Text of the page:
Dear Dr. Ma,
How do I help myself to have a healthy liver?
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Like all our organs, we need our livers to be healthy, to function properly, and to work well for our whole lifetime. The best way to do this is to give them a time of rest! Then they can repair, rebuild, and repeat this process on a regular basis.
Your liver has many functions. One primary function has to do with digestion. This tells you that if you’re always eating and digesting food (without a rest), you are working your liver to death!
Many people give their liver a rest during springtime by fasting or cleansing it. I say, better yet, do this daily instead of once or twice a year. Professor of Genetics at Harvard Medical School, Dr. David Sinclair, agrees. His lifelong work is in the science of aging at all stages of life. He is co-director of the Center for the Biology of Aging, which maximizes wellness and longevity. Dr. Sinclair developed what he now calls “Time-Restricted Feeding.”
Dear Dr. Ma,
I am so confused about what to eat or what NOT to eat. Please help!
Keep it simple! Eat the colors of the rainbow. Each color has something unique to feed your body, mentally and emotionally, as well as physically. What this looks like is all your whole-food fruits and vegetables and all the greens, with nuts, seeds and legumes (if your body can handle them).
Fresh is best. Dried is great. You can just rehydrate them to put the water back in. Frozen works. You can use any process without heat to seasonally preserve your food for year-round use. If it comes out of your garden, or can be sprouted on your windowsill, or comes from your neighbor’s bush or tree, it’s real food.
Dear Dr. Ma, I was told I need more minerals, but the tablets recommended constipate me. What are my options? — Susan
Great question! I was just reading the other day a statement that struck me funny: “If we could get all our minerals from the earth’s crust, we would have eaten it away to nothing.” Yet, as you are experiencing, our bodies don’t digest and process minerals straight. All plants, whether growing in the sea or on land, are made to do this job for us. Simply put, the roots pull the minerals out of the soil, we eat the plants, and receive the benefits of easily digested, assimilated, utilized, and eliminated minerals. Whole-food minerals, or balanced mineral salts, as they are called in the body, are needed in every interaction and process in our body’s systems.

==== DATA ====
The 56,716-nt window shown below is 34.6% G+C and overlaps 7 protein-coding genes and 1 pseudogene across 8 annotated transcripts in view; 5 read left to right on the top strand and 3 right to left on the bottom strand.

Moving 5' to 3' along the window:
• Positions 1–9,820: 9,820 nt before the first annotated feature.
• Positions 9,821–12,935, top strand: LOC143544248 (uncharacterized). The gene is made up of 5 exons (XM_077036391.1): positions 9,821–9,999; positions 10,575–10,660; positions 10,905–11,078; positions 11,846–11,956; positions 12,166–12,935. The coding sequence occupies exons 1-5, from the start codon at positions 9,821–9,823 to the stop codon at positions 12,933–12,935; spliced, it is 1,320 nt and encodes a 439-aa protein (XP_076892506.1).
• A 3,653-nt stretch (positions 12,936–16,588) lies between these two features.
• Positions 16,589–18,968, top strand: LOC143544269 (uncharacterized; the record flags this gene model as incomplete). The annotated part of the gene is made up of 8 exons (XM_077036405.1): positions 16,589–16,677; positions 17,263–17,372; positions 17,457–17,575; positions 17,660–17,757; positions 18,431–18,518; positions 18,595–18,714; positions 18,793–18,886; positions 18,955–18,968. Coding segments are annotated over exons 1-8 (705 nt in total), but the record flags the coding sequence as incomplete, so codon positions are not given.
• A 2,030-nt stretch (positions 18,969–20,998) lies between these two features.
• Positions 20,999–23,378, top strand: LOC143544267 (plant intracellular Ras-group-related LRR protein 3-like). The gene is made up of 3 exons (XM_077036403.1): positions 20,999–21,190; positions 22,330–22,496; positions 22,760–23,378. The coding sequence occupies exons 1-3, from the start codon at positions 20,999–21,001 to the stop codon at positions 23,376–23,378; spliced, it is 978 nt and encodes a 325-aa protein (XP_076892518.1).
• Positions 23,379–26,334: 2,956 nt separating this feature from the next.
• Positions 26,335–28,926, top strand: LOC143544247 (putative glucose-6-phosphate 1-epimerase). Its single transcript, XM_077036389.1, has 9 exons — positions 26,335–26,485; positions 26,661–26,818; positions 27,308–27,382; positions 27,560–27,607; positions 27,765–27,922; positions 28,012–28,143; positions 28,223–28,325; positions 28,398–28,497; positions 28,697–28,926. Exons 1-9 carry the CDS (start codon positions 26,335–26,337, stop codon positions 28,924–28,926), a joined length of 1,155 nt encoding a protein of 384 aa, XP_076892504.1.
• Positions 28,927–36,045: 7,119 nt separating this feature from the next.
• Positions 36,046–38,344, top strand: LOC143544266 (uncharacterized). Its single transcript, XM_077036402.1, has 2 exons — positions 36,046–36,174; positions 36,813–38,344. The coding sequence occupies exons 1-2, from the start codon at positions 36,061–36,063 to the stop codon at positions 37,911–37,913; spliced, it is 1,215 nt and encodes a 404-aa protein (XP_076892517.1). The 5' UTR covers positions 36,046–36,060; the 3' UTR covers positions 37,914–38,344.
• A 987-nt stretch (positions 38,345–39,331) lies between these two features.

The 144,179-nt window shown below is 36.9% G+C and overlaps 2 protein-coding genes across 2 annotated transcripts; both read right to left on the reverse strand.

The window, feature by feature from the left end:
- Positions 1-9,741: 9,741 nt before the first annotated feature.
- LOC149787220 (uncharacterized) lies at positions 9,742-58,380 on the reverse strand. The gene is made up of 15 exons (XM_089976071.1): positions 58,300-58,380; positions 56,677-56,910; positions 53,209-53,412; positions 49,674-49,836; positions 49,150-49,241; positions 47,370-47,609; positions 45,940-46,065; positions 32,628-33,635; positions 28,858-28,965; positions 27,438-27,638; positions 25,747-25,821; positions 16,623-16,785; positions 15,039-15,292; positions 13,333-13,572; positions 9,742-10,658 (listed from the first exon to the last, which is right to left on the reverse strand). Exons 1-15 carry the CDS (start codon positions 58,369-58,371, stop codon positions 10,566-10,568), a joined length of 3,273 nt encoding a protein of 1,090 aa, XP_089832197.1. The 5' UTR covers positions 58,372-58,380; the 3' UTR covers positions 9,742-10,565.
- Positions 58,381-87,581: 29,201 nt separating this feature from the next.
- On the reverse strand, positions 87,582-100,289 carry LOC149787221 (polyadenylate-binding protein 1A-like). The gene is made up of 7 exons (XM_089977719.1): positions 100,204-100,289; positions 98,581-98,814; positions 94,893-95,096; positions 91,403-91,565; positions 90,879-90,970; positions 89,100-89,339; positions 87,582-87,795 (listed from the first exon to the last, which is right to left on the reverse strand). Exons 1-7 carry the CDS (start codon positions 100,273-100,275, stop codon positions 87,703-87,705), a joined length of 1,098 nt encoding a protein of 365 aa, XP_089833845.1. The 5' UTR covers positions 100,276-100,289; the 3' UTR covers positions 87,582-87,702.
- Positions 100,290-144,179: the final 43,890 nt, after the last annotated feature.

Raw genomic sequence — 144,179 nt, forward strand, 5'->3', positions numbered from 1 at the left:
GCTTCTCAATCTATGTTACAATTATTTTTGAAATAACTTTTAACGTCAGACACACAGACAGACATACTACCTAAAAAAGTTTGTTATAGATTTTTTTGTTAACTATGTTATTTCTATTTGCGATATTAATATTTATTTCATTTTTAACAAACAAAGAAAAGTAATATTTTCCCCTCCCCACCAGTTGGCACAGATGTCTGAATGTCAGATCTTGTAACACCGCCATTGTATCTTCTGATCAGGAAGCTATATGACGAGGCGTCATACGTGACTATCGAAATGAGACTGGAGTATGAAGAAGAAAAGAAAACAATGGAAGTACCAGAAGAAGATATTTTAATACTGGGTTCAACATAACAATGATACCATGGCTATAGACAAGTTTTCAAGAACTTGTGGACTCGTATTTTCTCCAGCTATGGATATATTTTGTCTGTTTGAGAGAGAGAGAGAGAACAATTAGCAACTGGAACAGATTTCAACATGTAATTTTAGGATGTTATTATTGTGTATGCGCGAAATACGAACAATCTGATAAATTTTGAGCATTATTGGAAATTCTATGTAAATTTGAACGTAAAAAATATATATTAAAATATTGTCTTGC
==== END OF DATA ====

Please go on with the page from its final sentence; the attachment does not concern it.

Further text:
Maya Angelou once said, “I have found that, among its other benefits, giving liberates the soul of the giver.” How true! This season, liberate your soul and nurture the souls of others by giving them healing aromas!
Essential oils can be added to any Christmas craft, from homemade candles to home-baked goods. Imagine the feeling your friends and family will get as they smell the aromas that escape when they open their gift boxes. Here are a few ideas:
Gather dried leaves and flower petals. Place in a large glass jar. Add a couple of drops of your favorite oils. Close the lid and shake. Store overnight. Sew little fabric pillows out of a sheer fabric. Fill them with the potpourri. Seal and trim with ribbons and bows.
Not sure which oils to add? Look for essential-oil blends, too, as they work well, and have been specially formulated to evoke a special mood or feeling (usually expressed in the blend name). Here is a short list of popular and common oils that can be used, along with the feelings they invoke:
Aother autumn has made it to our doorstep, and with it clearer skies, and all the wonders of a changing season, along with its chores, and pumpkin everything! As we harvest our end-of-summer bounty, we ready our gardens for a long winter’s rest. These chores, like raking leaves, stacking firewood, and cleaning out the garden, are very healthy for your heart. Since everyone can benefit from a healthy heart, especially into our later years, I decided to look into it.
Simply put, here’s how it works: Our cells collectively make up organs; each organ has a meridian (energy pathway) that flows through it. Movement creates that energy and the heart meridian moves through the arms. So, moving the arms produces an energized and healthy heart—think swimming, dancing, power walking, sweeping, and Chi Gong. You get the idea.
All fruits are sun-kissed, yet the citrus family comes in right at the top in terms of the needed hours of sunlight to grow an abundance of juicy fruits. Mostly eaten raw, we juice lemons, limes, oranges and grapefruits, and we zest the peels. Lemon juice is a wonderfully healthy replacement for vinegar in salad dressings. My mom’s and my favorite jam has always been orange marmalade, made from the sour-orange rind.